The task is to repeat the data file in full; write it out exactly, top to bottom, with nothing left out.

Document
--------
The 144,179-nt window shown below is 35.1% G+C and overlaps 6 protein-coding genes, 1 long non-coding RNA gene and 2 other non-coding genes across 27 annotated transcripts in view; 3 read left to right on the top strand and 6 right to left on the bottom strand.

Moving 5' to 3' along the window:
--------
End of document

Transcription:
The 144,179-nt window shown below is 35.1% G+C and overlaps 6 protein-coding genes, 1 long non-coding RNA gene and 2 other non-coding genes across 27 annotated transcripts in view; 3 read left to right on the top strand and 6 right to left on the bottom strand.

Moving 5' to 3' along the window: